Chestnut Hill Academy teacher wins poetry award

A Chestnut Hill Academy Middle School English teacher has won an award given to rising African-American poets.

Iain Haley Pollock won the Cave Canem Poetry Prize for “Spit Back a Boy” – a collection that explores Haley’s bi-racial identity.

The collection – Haley’s first – will be published this spring by the University of Georgia Press.

The child of a black woman and white man, Haley said people generally think he’s white.

“Sort of being neither here nor there had been difficult for me as a boy, and it’s the emotional content that I’m still working through,” Haley said.

“My mother raised me as a black,” he said.

And as an adult, Haley said, he grew dreadlocks as a way of expressing his African-American heritage.

In his work, Haley said, he explores the decision that bi-racial people make about whether to express themselves as “black.”

But Haley said he hopes his poetry speaks to everyone, because all people struggle with issues related to their identity.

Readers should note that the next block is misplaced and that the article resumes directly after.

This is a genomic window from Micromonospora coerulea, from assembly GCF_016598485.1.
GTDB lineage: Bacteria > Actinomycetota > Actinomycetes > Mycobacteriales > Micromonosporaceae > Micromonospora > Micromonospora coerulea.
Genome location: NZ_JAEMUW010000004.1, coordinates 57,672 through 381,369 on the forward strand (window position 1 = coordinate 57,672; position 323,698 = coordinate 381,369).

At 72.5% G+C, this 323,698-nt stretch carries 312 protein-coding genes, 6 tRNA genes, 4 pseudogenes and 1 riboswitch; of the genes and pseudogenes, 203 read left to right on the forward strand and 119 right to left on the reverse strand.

“I hope this helps people with their own struggles with who they are,” Haley said.

 

AFFECTION

 

by Iain Haley Pollock

 

One Friday a month, my father pulled clippers—

Wahls—from a worn shoebox to tighten

my fade before the school dance. The cut

was accomplished with an economy of words

and movement:

I’d sit quietly under his hand,

listening to the electric hum of the Wahls

while his precise strokes sent flurries of curls

to the bathroom floor, and his light touch

on my chin rotated the angle of my head

left or right, up or down.

When he bent the tops

of my ears flat to shave behind them, I’d start

scraping fingernails against my thighs, the full power

of gravity keeping me in the red folding chair

until a grum How’s it look? and I’d shoot up

to preen for the mirror and inspect.

Once satisfied,

I’d stamped up to my room to dress for the night

while downstairs my father swept four week’s worth

of hair from the floor tiles, the whisk of the corn broom

over linoleum sounding softly as the cradle song

that a child heavy with sleep only half hears.

 

This poem originally appear in Crab Orchard Review.

Want a digest of WHYY’s programs, events & stories? Sign up for our weekly newsletter.

It will take 126,000 members this year for great news and programs to thrive. Help us get to 100% of the goal.